The practice shows that the best way of countering inflation is through application of monetary instruments, especially in situation in which the Republic of Moldova finds itself at the moment when there is an increase of prices on certain components of the consumer basket.

Let us imagine a consumer basket with certain set of products and, for example, price on fuel, which went up considerably as compared to other prices. If nothing happens then these increases of price are compensated through excess liquidity. Yet another approach to analyzing the problem is to assume that when the price on one of the components of the consumer basket goes up considerably it is necessary to take measures to make prices on other components raise so as to allow for fighting with inflation. This means that in conditions of a shock bound to increase of prices, both fiscal and monetary policies shall be more austere so as to contribute to taming the inflation and preventing it from rapid growth, thus avoiding strong shock onto the population as well as on the business community.

If, for example, prices on fuel went up by 20 % while prices on other products increased on the average by 5 % then the inflation will increase from 5 up depending on the share of product holding the higher price. But when measures are attempted to mop up excess liquidity the scope pursued is to compensate strong growth of price on one product by halting growth of prices on other products.

Hence, we proceed to increase the norm of required reserves. Part of money gets tied up with reserves and thus become more expensive. One could expect an increase of interest rates on bank loans. We hear talks about actually raising it up to 30 %. The ones willing to borrow will have no incentive to do so. And then a question arises on how this measure of increasing required reserves could cope with the intention to prop up economic growth?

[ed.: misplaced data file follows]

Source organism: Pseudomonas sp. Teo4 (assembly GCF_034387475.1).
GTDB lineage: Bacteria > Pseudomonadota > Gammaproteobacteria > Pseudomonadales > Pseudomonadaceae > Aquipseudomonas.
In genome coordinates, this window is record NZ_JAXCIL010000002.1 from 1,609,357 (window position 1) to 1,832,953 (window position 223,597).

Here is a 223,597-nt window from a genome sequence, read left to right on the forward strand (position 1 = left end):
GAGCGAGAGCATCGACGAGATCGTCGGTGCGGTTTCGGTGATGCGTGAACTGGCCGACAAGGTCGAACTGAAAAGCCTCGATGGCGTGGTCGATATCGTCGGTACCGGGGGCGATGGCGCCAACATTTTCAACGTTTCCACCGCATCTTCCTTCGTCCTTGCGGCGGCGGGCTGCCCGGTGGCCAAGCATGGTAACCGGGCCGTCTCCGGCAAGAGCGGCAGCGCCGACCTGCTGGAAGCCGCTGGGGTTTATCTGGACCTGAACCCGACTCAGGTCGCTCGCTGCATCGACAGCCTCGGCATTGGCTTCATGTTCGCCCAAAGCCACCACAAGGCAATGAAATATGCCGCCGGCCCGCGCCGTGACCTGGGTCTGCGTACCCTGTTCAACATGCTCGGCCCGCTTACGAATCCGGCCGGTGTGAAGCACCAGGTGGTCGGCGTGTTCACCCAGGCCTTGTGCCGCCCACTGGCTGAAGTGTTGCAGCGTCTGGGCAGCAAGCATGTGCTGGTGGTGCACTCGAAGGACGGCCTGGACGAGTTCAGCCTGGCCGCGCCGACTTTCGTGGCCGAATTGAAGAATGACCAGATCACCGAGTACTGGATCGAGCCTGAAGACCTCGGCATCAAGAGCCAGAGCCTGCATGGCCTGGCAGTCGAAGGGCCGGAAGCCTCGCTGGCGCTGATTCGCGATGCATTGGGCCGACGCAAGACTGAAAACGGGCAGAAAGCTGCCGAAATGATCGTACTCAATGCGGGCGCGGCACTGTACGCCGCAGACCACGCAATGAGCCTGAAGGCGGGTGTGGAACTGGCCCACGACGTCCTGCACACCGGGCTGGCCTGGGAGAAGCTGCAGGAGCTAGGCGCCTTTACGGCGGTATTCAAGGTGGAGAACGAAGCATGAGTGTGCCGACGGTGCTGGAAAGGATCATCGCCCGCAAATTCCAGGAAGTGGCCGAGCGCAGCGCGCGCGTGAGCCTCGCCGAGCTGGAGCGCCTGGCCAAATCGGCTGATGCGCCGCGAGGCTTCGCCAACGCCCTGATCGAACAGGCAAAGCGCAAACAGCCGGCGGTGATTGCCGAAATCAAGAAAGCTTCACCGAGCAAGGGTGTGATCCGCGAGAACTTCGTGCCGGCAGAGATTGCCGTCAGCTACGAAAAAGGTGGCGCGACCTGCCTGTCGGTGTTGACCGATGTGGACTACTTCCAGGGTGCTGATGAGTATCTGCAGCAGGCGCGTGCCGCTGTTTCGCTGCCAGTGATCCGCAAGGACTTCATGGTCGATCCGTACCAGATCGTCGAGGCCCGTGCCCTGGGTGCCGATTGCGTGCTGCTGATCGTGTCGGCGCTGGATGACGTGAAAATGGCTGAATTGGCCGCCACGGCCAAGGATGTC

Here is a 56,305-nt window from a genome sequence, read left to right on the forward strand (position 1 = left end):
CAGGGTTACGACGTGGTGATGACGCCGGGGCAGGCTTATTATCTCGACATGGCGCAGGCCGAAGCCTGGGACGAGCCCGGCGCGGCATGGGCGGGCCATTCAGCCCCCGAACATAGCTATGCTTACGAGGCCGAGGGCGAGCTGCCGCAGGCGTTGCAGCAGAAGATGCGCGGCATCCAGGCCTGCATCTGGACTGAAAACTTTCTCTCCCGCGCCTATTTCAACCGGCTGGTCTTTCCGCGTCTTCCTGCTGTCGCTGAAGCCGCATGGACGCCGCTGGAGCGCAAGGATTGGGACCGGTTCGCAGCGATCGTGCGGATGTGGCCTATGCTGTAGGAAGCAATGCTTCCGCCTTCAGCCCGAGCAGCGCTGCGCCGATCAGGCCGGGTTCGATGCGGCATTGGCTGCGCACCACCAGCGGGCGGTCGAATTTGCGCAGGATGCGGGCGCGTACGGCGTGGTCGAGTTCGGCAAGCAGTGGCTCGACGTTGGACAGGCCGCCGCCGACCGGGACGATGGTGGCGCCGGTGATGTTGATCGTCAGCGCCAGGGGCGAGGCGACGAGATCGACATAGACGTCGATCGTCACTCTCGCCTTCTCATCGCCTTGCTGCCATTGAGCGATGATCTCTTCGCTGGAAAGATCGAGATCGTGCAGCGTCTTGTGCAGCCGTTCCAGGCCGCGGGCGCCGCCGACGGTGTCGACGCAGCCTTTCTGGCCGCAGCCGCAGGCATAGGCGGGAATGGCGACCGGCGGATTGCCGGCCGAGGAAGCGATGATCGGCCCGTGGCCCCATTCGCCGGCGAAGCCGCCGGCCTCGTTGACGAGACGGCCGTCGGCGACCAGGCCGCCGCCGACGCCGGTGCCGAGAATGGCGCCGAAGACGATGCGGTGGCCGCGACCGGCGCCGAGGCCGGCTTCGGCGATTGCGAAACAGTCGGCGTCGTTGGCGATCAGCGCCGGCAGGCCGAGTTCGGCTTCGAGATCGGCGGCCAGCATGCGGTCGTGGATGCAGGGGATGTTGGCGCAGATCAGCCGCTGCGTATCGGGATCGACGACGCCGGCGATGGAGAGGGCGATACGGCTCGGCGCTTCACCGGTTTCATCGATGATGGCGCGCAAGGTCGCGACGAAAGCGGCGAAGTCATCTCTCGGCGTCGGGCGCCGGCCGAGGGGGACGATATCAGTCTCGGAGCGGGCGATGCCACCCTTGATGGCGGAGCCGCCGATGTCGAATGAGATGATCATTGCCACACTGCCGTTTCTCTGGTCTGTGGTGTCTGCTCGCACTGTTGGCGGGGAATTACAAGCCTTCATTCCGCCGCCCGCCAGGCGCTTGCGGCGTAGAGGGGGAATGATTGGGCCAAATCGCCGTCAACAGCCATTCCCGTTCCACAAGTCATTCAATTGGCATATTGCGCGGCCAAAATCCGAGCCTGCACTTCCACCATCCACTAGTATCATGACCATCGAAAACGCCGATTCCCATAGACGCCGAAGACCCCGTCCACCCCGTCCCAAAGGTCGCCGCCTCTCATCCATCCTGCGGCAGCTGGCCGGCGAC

Comparing March of the current year with the similar period of last year shows that money supply increased by about 42 percent. Since 2000 up to now registered was an all-time-high lending to economy. At the end of 2007 the volume of growth of lending was 52 percent while at the end of March the growth was already 53 percent, which means that during the last months the banks were lending at highest level ever. Accordingly, if the scope pursued is to tame the inflation it is necessary to reduce the pace of lending growth.
In fact, in a situation when there is excess lending growth, its volume is exceeding the one characteristic of healthy economy.

The economic growth outlook for this year is fairly good. We project 6 to 7 percent growth for 2008 but in care of high-yielding crop and resumed pace of production at the expense of export of vine and wine products then we can aspire for even bigger progress.

But, clearly, for this to happen, the pace of lending to economy needs to go down along with taking serious measures in order to reduce the inflation.

The Republic of Moldova faced similar situation with raising inflation back in 2000. The interest rate on government securities was about 23 percent while the interest rates in banking system were about 32 percent. And here is what is happening we are going back to the same high level of inflation. In order to reduce the inflation is necessary to tighten fiscal and monetary policies. If we look back at past experience we can see that application of adequate monetary and fiscal policies gives rather rapid response. In just few months the inflation decreased from 17 % to below 5 %. Rather rapid decrease was marked in the interest rates on T-bills as well. It means that in case when rigorous measures are taken, fighting with inflation could gain a success in just few months. Taken as an example could be the case of Poland that got in the same situation and used same measures.